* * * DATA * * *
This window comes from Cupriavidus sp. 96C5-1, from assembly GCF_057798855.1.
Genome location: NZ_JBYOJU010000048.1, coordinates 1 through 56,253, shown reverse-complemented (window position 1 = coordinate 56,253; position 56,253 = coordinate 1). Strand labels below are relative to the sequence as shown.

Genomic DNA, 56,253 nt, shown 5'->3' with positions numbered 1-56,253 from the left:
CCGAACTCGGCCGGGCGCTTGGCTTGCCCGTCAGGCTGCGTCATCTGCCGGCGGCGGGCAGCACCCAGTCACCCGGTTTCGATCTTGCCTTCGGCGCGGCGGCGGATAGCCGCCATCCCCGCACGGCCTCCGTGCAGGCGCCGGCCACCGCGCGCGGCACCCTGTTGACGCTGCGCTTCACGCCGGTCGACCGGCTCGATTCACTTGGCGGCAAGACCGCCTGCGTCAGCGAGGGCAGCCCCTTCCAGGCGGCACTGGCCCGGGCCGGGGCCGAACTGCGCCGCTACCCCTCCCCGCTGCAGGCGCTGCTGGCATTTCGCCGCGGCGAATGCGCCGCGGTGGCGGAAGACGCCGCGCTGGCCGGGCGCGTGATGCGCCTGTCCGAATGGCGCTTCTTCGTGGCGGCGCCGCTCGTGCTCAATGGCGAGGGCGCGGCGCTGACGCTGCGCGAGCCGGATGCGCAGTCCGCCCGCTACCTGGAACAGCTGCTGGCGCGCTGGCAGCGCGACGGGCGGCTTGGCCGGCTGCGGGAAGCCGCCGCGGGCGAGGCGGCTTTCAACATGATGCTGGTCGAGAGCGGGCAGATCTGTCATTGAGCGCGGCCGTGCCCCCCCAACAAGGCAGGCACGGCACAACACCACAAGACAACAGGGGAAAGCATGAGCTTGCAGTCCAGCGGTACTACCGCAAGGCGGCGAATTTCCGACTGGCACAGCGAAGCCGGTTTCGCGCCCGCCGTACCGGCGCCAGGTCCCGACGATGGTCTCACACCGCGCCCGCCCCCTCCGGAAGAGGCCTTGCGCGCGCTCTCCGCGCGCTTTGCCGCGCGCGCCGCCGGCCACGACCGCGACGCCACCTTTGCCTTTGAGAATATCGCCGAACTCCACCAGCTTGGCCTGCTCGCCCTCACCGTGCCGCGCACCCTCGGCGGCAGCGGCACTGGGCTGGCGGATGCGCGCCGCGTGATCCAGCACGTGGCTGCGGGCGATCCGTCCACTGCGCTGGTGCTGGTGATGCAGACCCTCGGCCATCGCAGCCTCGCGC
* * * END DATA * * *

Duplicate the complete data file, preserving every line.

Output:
This window comes from Cupriavidus sp. 96C5-1, from assembly GCF_057798855.1.
Genome location: NZ_JBYOJU010000048.1, coordinates 1 through 56,253, shown reverse-complemented (window position 1 = coordinate 56,253; position 56,253 = coordinate 1). Strand labels below are relative to the sequence as shown.

Genomic DNA, 56,253 nt, shown 5'->3' with positions numbered 1-56,253 from the left:
CCGAACTCGGCCGGGCGCTTGGCTTGCCCGTCAGGCTGCGTCATCTGCCGGCGGCGGGCAGCACCCAGTCACCCGGTTTCGATCTTGCCTTCGGCGCGGCGGCGGATAGCCGCCATCCCCGCACGGCCTCCGTGCAGGCGCCGGCCACCGCGCGCGGCACCCTGTTGACGCTGCGCTTCACGCCGGTCGACCGGCTCGATTCACTTGGCGGCAAGACCGCCTGCGTCAGCGAGGGCAGCCCCTTCCAGGCGGCACTGGCCCGGGCCGGGGCCGAACTGCGCCGCTACCCCTCCCCGCTGCAGGCGCTGCTGGCATTTCGCCGCGGCGAATGCGCCGCGGTGGCGGAAGACGCCGCGCTGGCCGGGCGCGTGATGCGCCTGTCCGAATGGCGCTTCTTCGTGGCGGCGCCGCTCGTGCTCAATGGCGAGGGCGCGGCGCTGACGCTGCGCGAGCCGGATGCGCAGTCCGCCCGCTACCTGGAACAGCTGCTGGCGCGCTGGCAGCGCGACGGGCGGCTTGGCCGGCTGCGGGAAGCCGCCGCGGGCGAGGCGGCTTTCAACATGATGCTGGTCGAGAGCGGGCAGATCTGTCATTGAGCGCGGCCGTGCCCCCCCAACAAGGCAGGCACGGCACAACACCACAAGACAACAGGGGAAAGCATGAGCTTGCAGTCCAGCGGTACTACCGCAAGGCGGCGAATTTCCGACTGGCACAGCGAAGCCGGTTTCGCGCCCGCCGTACCGGCGCCAGGTCCCGACGATGGTCTCACACCGCGCCCGCCCCCTCCGGAAGAGGCCTTGCGCGCGCTCTCCGCGCGCTTTGCCGCGCGCGCCGCCGGCCACGACCGCGACGCCACCTTTGCCTTTGAGAATATCGCCGAACTCCACCAGCTTGGCCTGCTCGCCCTCACCGTGCCGCGCACCCTCGGCGGCAGCGGCACTGGGCTGGCGGATGCGCGCCGCGTGATCCAGCACGTGGCTGCGGGCGATCCGTCCACTGCGCTGGTGCTGGTGATGCAGACCCTCGGCCATCGCAGCCTCGCGC